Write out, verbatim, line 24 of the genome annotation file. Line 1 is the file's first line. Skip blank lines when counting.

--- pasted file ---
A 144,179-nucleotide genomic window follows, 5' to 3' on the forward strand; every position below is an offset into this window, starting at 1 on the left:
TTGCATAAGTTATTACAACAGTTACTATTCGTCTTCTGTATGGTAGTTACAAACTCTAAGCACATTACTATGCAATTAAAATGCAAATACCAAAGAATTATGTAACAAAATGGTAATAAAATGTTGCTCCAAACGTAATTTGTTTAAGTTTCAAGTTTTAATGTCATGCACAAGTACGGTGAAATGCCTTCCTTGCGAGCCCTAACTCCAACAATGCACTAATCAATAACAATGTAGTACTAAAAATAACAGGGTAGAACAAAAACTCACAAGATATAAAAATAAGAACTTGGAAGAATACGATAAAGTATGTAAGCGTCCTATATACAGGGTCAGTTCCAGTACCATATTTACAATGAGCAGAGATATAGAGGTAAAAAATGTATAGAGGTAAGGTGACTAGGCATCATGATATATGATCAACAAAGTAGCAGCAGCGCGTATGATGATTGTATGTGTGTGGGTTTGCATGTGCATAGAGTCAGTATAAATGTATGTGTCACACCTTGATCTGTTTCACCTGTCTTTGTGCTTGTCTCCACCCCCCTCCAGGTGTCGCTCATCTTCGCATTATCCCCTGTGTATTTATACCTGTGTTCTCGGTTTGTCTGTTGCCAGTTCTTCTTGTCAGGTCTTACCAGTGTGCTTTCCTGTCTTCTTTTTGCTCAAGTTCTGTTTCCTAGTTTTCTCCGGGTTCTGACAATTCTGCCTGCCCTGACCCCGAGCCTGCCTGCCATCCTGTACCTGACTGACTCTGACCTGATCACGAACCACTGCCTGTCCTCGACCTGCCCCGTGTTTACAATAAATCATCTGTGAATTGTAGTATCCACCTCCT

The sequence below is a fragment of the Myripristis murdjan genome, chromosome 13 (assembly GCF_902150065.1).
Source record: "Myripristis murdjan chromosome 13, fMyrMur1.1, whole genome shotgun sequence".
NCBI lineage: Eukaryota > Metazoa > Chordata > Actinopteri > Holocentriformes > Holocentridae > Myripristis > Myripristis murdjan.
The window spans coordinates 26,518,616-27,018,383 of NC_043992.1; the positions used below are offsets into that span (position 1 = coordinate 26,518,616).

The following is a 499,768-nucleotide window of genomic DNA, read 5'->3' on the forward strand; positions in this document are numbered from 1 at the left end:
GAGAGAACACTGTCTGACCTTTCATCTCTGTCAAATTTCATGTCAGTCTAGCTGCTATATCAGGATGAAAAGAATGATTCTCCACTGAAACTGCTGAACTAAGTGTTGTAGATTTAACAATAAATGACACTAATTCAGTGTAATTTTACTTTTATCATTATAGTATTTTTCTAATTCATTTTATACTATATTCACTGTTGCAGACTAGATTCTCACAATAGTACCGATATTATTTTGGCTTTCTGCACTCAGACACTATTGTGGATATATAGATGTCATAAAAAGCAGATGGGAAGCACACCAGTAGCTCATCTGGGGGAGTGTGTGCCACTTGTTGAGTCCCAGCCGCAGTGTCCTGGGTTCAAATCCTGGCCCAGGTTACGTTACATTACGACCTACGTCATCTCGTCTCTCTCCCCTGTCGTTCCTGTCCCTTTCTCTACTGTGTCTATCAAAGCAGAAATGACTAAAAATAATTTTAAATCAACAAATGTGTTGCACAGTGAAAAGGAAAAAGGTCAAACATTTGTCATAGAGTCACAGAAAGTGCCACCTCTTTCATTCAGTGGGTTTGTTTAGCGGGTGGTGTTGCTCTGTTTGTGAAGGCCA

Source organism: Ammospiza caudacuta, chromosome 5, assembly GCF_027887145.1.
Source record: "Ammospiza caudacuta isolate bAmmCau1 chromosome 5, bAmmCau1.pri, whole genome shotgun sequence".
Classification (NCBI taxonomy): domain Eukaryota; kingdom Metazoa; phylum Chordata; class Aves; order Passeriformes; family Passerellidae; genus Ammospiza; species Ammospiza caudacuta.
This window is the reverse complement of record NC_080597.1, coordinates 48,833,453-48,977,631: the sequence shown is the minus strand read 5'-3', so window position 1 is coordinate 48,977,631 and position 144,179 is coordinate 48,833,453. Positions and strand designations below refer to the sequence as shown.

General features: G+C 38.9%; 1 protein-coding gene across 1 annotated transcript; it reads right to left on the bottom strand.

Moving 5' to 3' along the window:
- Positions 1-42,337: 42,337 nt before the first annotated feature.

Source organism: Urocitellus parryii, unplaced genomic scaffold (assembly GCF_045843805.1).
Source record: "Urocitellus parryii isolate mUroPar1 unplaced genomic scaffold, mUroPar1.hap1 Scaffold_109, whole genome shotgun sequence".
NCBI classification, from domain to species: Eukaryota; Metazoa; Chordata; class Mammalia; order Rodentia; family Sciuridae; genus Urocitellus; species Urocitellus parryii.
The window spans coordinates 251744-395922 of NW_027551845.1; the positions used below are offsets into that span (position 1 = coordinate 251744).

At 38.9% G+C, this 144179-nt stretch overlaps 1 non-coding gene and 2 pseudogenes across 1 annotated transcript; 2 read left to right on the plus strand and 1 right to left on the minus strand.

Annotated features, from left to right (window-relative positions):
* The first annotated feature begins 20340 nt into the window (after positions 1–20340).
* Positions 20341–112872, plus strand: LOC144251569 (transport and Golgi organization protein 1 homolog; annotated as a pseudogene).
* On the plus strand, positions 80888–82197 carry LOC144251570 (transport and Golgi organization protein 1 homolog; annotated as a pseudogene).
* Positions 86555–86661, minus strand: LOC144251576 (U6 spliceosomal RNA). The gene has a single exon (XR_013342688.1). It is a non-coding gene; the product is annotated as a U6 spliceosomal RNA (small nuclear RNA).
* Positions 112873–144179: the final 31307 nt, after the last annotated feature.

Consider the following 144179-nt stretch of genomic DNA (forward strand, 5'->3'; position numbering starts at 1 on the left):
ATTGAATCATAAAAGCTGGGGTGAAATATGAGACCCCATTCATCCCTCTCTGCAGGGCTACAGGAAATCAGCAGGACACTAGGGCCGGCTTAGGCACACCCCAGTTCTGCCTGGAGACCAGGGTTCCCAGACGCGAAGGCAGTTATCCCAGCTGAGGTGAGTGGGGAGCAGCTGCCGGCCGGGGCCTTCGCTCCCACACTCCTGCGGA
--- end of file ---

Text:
* On the plus strand, positions 80888–82197 carry LOC144251570 (transport and Golgi organization protein 1 homolog; annotated as a pseudogene).